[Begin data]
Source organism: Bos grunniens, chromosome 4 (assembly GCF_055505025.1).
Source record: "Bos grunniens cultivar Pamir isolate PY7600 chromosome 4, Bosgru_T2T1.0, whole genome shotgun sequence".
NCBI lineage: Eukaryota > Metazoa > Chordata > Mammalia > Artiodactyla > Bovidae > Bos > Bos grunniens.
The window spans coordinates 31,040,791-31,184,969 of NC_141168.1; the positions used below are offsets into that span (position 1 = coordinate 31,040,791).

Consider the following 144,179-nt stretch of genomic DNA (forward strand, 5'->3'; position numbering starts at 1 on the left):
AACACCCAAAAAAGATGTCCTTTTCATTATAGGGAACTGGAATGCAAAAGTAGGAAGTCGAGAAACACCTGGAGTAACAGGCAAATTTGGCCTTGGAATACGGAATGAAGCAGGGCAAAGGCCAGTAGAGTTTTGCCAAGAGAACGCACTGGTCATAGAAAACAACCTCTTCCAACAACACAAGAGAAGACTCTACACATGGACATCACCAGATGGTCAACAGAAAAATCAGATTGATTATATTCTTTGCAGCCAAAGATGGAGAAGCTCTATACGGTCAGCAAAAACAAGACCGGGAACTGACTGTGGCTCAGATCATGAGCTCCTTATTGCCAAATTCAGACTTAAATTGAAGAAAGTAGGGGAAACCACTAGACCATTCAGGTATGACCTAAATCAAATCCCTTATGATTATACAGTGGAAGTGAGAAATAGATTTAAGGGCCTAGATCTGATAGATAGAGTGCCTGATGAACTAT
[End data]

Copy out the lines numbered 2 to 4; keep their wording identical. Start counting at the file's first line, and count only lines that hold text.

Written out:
Source record: "Bos grunniens cultivar Pamir isolate PY7600 chromosome 4, Bosgru_T2T1.0, whole genome shotgun sequence".
NCBI lineage: Eukaryota > Metazoa > Chordata > Mammalia > Artiodactyla > Bovidae > Bos > Bos grunniens.
The window spans coordinates 31,040,791-31,184,969 of NC_141168.1; the positions used below are offsets into that span (position 1 = coordinate 31,040,791).